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Example: match_fit program

This program will try to find the fit to the match function about some template. It is called with four arguments: the mass of body 1 (in solar masses), the mass of body 2 (in solar masses), the value of the match for which it tries to fit, and (twice) the order of the post-Newtonian expansion used to compute the templates. For example, match_fit 1.2 1.8 .98 4 will try to find a fit to the .98 match contour near the template for the $1.2\,M_\odot-1.8\,M_\odot$ using post-2-Newtonian templates.

The program first attempts to find a parabolic fit; if it is unable to do so, it then tries a cubic. If the cubic fails, you are in a region of parameter space where the match is badly behaved. This is typically the case if you ask for masses that are too large--for example, no fit can be found near a $5\,M_\odot-5\,M_\odot$ solar mass binary with the LIGO 40-meter prototype noise curve. When the masses are large, the system radiates very few gravitational-wave cycles in the instrument's frequency band; and, those cycles typically correspond to a strongly relativistic regime of inspiral. If you find yourself in this circumstance, either give up on the large mass binaries, or try to find a fit at a match level closer to 1.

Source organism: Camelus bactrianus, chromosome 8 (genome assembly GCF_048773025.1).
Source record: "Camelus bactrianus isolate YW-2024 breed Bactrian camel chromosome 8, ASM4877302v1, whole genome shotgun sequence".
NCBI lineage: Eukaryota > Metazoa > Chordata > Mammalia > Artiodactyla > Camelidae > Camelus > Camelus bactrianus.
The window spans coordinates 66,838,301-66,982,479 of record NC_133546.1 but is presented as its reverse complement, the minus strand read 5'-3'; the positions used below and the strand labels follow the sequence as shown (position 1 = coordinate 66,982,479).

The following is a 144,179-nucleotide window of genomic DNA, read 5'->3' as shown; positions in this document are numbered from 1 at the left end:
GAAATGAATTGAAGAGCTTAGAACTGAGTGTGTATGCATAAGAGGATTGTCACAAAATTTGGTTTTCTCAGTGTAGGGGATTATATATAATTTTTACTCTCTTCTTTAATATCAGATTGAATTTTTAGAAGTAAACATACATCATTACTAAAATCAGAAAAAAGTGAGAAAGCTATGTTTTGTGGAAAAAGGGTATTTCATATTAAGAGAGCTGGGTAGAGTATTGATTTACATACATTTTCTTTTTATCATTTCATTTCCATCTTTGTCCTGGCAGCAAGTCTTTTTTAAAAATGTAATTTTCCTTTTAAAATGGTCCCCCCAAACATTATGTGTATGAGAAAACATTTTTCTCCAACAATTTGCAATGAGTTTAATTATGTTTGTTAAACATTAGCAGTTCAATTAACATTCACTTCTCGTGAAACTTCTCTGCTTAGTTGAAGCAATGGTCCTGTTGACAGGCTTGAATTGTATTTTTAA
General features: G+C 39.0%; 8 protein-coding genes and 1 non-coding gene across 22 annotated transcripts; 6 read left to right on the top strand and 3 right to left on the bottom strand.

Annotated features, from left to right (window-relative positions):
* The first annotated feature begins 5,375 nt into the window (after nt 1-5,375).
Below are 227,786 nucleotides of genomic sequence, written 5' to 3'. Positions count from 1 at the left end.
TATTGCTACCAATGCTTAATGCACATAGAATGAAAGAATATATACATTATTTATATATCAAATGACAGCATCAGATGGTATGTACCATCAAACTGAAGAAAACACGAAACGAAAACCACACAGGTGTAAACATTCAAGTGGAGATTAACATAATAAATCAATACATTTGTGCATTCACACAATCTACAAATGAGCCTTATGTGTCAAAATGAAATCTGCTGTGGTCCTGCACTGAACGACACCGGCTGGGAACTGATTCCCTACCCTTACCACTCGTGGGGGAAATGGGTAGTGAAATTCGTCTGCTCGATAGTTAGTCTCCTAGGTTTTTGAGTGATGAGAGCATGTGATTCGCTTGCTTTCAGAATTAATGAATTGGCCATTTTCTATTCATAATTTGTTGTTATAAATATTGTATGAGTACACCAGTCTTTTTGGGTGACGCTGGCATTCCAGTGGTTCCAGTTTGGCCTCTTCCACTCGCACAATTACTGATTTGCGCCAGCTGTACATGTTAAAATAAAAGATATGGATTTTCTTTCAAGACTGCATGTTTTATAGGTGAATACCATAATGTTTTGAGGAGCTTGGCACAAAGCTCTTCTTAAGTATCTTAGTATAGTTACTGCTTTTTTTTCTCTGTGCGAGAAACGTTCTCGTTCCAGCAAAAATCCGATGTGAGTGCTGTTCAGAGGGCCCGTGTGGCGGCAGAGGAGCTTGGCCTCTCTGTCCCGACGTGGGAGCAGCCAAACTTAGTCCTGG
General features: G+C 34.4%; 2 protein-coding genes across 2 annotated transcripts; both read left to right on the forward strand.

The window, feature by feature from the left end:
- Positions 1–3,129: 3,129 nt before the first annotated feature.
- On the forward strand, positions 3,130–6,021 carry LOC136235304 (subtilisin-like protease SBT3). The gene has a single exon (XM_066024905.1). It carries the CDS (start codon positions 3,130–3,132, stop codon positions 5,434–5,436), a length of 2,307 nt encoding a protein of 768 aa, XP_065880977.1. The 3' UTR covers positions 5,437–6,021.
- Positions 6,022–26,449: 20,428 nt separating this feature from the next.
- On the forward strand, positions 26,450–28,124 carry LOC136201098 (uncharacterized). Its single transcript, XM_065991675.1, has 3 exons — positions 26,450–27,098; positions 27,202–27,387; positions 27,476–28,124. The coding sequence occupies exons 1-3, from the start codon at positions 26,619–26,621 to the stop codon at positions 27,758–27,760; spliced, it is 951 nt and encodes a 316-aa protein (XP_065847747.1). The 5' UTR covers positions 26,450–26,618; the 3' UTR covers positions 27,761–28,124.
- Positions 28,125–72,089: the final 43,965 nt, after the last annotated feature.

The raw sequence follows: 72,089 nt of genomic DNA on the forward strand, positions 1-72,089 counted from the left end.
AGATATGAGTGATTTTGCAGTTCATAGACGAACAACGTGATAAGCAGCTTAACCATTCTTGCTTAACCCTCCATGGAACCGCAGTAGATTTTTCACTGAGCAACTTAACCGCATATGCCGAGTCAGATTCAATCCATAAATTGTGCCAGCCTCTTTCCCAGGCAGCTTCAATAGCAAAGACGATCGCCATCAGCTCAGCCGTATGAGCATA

Includes/match_fit.tex

Author: Scott Hughes, hughes@tapir.caltech.edu


next up previous contents
Next: Structure: struct cubic_grid Up: GRASP Routines: Template Bank Previous: Function: match_cubic()   Contents
Bruce Allen 2000-11-19